By Topic

The Advantages and Challenges of Helical Coils for Small Accelerators—A Case Study

Sign In

Cookies must be enabled to login.After enabling cookies , please use refresh or reload or ctrl+f5 on the browser for the login options.

Formats Non-Member Member
$31 $13
Learn how you can qualify for the best price for this item!
Become an IEEE Member or Subscribe to
IEEE Xplore for exclusive pricing!
close button

puzzle piece

IEEE membership options for an individual and IEEE Xplore subscriptions for an organization offer the most affordable access to essential journal articles, conference papers, standards, eBooks, and eLearning courses.

Learn more about:

IEEE membership

IEEE Xplore subscriptions

8 Author(s)
Witte, H. ; John Adams Inst. for Accel. Sci., Univ. of Oxford, Oxford, UK ; Yokoi, T. ; Sheehy, S.L. ; Peach, K.
more authors

Most of today's particle accelerators are used in industry or for medical applications, for example, in radioisotope production and cancer therapy. One important factor for these applications is the size of the accelerator, which ideally should be as small as possible. In this respect, fixed-field alternating-gradient accelerators (FFAGs) can be an attractive alternative, which combine the best features of conventional synchrotrons and cyclotrons: FFAGs deliver better performance than synchrotrons while retaining flexibility. Of particular interest are accelerators for protons of moderate energy (0.25-1 GeV) and light ions such as carbon (up to 400 MeV per nucleon), for example, for proton/carbon-ion charged particle therapy or potential future applications such as accelerator-driven subcritical reactors. Due to high magnetic rigidity, a compact machine can be only achieved by using high field superconducting magnets. A disadvantage of FFAGs is that the magnetic elements can be very challenging. Quite often, complicated multipole fields are required, in combination with stringent geometric constraints. In this paper, we demonstrate the advantages of helical coil technology by means of an accelerator for proton therapy.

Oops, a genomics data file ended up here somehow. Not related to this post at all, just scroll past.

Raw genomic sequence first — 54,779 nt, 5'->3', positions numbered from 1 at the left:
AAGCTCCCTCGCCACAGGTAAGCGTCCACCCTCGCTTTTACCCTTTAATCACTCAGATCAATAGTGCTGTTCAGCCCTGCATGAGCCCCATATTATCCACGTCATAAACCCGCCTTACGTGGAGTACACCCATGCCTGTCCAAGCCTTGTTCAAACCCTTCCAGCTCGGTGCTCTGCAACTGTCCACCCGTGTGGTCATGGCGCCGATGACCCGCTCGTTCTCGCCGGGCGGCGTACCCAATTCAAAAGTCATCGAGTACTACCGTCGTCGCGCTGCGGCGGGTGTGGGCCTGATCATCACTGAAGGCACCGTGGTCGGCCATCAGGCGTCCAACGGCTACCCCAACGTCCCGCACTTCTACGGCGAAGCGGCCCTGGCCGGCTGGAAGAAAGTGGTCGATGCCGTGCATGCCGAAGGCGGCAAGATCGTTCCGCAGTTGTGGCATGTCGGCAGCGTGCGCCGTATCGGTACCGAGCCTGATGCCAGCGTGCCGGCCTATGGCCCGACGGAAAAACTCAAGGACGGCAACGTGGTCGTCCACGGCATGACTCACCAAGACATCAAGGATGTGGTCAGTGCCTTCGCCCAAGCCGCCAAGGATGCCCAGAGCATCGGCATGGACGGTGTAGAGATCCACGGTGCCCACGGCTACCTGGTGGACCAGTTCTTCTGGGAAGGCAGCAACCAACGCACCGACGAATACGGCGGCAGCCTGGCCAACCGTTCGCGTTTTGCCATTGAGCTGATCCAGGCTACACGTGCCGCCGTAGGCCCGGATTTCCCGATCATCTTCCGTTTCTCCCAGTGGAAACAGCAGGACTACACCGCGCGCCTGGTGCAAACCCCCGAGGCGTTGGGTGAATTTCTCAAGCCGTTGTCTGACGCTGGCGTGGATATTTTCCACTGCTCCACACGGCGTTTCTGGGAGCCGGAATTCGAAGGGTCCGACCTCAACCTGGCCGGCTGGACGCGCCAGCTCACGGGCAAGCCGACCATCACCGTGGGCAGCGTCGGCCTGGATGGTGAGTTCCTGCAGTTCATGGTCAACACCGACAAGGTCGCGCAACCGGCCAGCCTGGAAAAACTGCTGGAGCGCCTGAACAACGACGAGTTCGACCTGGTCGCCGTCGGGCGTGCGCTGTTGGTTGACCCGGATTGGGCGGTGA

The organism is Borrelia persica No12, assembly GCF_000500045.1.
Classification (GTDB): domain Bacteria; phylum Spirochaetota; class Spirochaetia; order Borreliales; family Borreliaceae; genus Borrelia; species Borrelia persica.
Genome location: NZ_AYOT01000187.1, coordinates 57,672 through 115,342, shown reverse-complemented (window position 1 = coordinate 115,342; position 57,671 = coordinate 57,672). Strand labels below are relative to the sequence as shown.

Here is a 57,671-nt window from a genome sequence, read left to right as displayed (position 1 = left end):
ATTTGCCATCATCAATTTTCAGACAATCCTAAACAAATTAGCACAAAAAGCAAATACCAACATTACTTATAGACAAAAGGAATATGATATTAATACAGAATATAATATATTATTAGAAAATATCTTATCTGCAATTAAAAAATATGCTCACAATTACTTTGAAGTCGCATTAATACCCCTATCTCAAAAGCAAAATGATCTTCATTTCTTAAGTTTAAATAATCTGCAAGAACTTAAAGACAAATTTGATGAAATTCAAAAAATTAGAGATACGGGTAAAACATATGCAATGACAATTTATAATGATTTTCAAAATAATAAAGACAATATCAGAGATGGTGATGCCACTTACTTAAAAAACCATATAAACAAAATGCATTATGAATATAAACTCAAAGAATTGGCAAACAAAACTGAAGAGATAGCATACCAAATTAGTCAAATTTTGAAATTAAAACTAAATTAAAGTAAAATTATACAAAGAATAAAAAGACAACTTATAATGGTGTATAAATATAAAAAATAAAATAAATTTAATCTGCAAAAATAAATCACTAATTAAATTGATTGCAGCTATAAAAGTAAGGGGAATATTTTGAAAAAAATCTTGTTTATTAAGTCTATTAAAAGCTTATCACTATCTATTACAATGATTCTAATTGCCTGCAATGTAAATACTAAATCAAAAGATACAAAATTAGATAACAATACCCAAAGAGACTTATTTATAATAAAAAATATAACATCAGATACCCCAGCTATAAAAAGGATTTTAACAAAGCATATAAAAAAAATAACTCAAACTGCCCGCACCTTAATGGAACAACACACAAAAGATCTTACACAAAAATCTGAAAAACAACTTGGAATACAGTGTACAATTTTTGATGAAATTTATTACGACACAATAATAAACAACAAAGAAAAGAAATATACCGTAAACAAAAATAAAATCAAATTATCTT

Published in:

Applied Superconductivity, IEEE Transactions on  (Volume:22 ,  Issue: 2 )